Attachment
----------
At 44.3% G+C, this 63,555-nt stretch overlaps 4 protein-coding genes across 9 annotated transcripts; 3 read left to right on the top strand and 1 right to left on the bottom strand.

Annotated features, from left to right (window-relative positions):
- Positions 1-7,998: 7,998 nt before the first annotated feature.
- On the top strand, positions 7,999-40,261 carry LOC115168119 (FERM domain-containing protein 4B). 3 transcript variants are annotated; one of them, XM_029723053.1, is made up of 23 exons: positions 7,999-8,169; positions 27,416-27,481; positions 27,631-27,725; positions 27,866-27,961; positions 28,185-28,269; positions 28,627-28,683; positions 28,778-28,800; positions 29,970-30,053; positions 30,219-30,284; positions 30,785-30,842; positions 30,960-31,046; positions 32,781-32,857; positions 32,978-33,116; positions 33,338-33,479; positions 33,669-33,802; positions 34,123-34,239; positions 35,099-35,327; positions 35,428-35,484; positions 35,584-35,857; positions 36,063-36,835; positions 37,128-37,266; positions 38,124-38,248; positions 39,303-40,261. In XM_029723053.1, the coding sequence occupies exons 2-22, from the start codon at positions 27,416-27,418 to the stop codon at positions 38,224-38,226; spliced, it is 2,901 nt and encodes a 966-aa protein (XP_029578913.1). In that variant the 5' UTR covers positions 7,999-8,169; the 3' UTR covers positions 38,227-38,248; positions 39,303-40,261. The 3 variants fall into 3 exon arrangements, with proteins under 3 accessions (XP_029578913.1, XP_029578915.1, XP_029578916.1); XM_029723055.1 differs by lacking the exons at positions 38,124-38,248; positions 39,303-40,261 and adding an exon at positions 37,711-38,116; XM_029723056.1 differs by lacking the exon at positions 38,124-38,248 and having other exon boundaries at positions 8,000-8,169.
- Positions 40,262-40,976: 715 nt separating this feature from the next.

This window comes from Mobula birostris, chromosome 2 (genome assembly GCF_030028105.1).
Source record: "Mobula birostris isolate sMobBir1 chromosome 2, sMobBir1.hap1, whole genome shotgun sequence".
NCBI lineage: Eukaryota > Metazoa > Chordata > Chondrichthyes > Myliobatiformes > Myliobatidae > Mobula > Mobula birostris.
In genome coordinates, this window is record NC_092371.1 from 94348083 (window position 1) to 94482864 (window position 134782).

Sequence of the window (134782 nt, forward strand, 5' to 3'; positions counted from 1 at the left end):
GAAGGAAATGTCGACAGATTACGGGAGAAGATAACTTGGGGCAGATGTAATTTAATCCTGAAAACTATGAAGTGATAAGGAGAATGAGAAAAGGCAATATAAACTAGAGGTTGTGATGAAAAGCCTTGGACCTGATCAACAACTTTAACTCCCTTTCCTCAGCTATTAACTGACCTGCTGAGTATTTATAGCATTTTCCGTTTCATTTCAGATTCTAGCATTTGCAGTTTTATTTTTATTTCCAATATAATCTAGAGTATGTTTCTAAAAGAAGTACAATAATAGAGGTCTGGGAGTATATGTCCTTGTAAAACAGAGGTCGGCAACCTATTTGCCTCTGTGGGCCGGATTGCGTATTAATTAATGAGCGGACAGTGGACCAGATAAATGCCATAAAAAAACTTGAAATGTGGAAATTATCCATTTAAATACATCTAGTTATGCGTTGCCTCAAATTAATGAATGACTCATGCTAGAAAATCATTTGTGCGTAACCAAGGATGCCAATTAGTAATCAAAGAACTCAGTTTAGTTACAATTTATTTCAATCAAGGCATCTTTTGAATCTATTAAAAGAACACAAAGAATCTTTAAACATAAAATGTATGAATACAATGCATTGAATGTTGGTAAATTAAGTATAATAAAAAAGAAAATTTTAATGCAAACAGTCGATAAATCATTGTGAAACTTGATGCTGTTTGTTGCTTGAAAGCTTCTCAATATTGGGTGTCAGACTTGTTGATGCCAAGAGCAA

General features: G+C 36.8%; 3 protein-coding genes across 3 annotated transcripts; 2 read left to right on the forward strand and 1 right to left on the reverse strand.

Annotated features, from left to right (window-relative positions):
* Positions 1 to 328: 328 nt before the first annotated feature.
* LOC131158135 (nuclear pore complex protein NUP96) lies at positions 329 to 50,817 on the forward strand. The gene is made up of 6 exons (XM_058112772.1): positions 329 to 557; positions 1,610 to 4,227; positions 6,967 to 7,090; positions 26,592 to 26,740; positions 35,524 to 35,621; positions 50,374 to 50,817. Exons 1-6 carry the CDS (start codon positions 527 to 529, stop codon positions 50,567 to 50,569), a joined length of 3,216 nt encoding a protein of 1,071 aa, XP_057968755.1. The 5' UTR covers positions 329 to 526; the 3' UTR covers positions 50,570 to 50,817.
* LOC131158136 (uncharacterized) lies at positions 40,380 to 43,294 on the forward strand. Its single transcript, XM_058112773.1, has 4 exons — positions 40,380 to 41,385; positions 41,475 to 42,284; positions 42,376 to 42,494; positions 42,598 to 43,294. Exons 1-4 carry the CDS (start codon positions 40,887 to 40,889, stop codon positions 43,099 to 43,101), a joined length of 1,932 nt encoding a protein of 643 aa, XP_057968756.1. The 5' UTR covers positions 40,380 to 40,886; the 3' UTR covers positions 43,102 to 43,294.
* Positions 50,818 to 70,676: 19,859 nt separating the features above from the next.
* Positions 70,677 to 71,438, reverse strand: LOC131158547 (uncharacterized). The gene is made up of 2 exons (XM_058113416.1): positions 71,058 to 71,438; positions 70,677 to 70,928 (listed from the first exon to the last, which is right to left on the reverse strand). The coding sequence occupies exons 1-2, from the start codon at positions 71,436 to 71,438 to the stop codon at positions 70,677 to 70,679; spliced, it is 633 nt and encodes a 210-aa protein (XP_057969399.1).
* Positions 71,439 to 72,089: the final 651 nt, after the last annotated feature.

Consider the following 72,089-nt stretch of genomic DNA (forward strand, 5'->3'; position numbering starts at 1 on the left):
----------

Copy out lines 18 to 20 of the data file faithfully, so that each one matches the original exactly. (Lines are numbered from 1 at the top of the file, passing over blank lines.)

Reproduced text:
* Positions 70,677 to 71,438, reverse strand: LOC131158547 (uncharacterized). The gene is made up of 2 exons (XM_058113416.1): positions 71,058 to 71,438; positions 70,677 to 70,928 (listed from the first exon to the last, which is right to left on the reverse strand). The coding sequence occupies exons 1-2, from the start codon at positions 71,436 to 71,438 to the stop codon at positions 70,677 to 70,679; spliced, it is 633 nt and encodes a 210-aa protein (XP_057969399.1).
* Positions 71,439 to 72,089: the final 651 nt, after the last annotated feature.

Consider the following 72,089-nt stretch of genomic DNA (forward strand, 5'->3'; position numbering starts at 1 on the left):